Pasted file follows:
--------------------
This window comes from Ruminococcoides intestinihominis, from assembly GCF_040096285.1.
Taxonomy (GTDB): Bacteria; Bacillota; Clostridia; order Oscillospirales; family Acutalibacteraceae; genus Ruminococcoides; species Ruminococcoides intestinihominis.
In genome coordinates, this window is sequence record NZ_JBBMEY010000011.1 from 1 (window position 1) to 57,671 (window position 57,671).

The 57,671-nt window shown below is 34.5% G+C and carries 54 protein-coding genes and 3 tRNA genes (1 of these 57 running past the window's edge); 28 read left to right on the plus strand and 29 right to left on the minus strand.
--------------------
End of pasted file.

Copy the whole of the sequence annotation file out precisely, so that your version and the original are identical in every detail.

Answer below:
This window comes from Ruminococcoides intestinihominis, from assembly GCF_040096285.1.
Taxonomy (GTDB): Bacteria; Bacillota; Clostridia; order Oscillospirales; family Acutalibacteraceae; genus Ruminococcoides; species Ruminococcoides intestinihominis.
In genome coordinates, this window is sequence record NZ_JBBMEY010000011.1 from 1 (window position 1) to 57,671 (window position 57,671).

The 57,671-nt window shown below is 34.5% G+C and carries 54 protein-coding genes and 3 tRNA genes (1 of these 57 running past the window's edge); 28 read left to right on the plus strand and 29 right to left on the minus strand.